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Search Behaviour: a Study of Three Caterpillar Species

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1. The searching behaviour of three species of caterpillar-Pievis rapae L., Plusia californica Speyer, and Plutella maculipennis (Curt.)-has been described and the descriptions incorporated into simulation models. 2. Canadian P. rapae were studied in most detail. Their behaviour changes with hunger. When replete, a larva moves slowly, turns often, and 'head-waves' frequently. As it becomes hungrier, it speeds up, straightens out, and stops head-waving. At the same time, the distance from which it can perceive a host plant decreases. All these changes can be temporarily reversed by allowing the caterpillar to contact (but not necessarily feed on) a host plant. The rate at which the changes occur is temperature-dependent. 3. Simulation of these search patterns shows that the replete behaviour (called 'conservative search') is appropriate to searching within a small clump of plants, whereas the later behaviour ('radical search') is appropriate to random or uniform distributions and low plant densities. 4. Australian P. rapae showed the same pattern of behaviour, but the changes were less pronounced. They neither began their search as conservatively, nor adopted such radical search patterns later. 5. Neither Plusia californica nor Plutella maculipennis show substantial changes in behaviour as they starve. Plusia always travels rapidly and with a moderate amount of head-waving. It turns infrequently and has a tendency to zig-zag. Thus it uses radical search from the beginning. Plutella is just the opposite. It moves slowly, head-waves frequently, and turns often; it maintains this conservative search pattern throughout. 6. The relationship of these species' behaviour to the distribution of their host plants is discussed. P. rapae and Plutella both feed on cruciferous plants, which tend to occur in small clumps where conservative search is appropriate behaviour. (Plutella's failure to change its behaviour if unsuccessful may be related to its relatively low voracity and to the timing of its life cycle.) Plusia is polyphagous, so its resources are distributed less contagiously, and radical search is appropriate behaviour. 7. Other circumstances where the different types of search are appropriate behaviour are discussed.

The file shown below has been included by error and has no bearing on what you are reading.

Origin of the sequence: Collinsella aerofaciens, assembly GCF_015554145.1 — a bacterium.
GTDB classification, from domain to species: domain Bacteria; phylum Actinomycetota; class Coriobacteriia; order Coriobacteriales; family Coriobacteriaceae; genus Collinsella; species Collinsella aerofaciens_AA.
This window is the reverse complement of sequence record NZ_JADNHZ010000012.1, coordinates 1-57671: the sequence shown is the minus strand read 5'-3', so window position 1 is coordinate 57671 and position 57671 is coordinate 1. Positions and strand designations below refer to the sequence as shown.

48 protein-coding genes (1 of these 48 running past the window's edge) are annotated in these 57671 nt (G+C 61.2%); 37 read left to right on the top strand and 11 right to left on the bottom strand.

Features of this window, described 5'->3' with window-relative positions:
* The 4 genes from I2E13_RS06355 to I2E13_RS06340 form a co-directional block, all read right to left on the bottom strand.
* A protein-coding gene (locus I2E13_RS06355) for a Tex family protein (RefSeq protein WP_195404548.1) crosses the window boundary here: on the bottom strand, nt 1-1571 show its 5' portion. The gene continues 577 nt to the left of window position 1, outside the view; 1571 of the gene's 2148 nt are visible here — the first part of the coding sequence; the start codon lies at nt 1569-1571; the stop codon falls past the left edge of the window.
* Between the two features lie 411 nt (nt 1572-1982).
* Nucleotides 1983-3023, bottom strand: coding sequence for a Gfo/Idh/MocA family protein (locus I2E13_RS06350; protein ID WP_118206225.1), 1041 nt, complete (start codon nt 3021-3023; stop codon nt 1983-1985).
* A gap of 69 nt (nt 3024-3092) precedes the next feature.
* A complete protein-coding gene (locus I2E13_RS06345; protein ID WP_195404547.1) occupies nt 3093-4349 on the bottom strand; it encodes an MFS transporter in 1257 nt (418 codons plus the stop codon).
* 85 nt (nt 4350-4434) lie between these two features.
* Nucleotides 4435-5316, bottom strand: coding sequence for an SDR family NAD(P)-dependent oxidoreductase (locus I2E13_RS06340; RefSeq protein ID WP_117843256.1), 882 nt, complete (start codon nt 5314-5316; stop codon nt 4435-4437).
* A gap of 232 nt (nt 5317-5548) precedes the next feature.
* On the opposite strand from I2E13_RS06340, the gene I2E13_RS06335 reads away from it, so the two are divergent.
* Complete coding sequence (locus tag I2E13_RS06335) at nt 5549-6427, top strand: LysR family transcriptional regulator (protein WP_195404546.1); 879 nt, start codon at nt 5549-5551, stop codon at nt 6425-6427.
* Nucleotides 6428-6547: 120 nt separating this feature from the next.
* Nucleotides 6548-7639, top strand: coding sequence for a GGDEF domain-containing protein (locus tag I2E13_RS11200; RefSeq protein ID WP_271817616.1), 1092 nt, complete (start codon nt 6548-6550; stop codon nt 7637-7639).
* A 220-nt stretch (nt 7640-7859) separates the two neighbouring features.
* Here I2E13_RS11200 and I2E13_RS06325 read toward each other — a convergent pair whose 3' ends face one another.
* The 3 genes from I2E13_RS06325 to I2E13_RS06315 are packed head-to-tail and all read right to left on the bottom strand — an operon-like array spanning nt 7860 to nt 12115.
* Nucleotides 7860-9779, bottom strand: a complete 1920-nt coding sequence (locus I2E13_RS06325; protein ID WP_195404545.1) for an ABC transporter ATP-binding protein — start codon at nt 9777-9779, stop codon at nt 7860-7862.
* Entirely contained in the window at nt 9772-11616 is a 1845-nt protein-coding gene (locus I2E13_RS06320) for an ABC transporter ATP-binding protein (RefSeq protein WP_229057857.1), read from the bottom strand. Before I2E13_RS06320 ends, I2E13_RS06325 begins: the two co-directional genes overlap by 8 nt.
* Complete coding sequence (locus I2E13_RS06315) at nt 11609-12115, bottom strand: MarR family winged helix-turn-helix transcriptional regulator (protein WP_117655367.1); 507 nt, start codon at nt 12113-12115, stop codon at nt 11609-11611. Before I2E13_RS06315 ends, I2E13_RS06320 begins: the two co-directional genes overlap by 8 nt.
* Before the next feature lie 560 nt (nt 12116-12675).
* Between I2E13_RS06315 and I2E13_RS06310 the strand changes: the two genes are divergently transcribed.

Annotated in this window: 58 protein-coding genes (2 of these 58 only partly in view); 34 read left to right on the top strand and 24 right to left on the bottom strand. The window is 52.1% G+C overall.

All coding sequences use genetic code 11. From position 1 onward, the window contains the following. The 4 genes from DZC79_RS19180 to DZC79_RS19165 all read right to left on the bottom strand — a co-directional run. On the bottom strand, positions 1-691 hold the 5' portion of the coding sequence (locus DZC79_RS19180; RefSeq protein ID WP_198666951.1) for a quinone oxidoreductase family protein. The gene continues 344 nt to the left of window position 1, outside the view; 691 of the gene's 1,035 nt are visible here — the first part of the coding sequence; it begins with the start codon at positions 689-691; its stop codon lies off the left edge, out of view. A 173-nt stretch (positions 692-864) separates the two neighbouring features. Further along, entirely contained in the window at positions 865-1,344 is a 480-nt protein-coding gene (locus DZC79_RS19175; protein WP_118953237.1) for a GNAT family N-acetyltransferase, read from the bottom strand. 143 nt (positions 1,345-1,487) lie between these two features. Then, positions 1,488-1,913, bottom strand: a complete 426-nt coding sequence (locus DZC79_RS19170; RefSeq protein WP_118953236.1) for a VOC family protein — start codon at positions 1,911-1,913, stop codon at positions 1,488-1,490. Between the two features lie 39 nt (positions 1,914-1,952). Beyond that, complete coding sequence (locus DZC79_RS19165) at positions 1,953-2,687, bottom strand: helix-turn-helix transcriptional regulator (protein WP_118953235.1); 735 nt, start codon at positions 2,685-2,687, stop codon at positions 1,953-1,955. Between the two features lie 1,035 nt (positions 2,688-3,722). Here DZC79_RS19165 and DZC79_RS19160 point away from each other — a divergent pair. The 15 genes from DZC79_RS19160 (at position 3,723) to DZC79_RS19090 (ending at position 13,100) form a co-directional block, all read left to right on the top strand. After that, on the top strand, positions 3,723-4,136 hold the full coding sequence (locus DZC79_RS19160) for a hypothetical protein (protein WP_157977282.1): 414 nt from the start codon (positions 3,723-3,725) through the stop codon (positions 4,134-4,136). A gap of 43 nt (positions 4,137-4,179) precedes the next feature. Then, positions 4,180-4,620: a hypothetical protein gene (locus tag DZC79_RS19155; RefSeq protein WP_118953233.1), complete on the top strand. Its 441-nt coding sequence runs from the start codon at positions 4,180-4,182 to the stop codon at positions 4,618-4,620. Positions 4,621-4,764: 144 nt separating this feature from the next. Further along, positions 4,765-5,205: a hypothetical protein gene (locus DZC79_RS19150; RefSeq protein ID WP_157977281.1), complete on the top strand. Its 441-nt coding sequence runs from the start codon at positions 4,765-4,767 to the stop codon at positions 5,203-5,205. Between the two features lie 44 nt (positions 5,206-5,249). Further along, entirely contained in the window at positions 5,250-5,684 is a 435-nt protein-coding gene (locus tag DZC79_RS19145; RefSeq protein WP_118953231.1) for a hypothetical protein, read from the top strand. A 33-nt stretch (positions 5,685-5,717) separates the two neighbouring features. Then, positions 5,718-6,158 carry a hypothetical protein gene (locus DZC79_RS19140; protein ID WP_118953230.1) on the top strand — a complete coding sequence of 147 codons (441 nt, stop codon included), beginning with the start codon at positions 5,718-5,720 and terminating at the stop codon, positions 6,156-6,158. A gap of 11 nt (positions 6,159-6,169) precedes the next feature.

Affiliations: 1: (Institute of Animal Resource Ecology, U.B.C., Vancouver, B.C., Canada

10.1163/156853977X00225
/content/journals/10.1163/156853977x00225
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/content/journals/10.1163/156853977x00225
1977-01-01
2016-12-09

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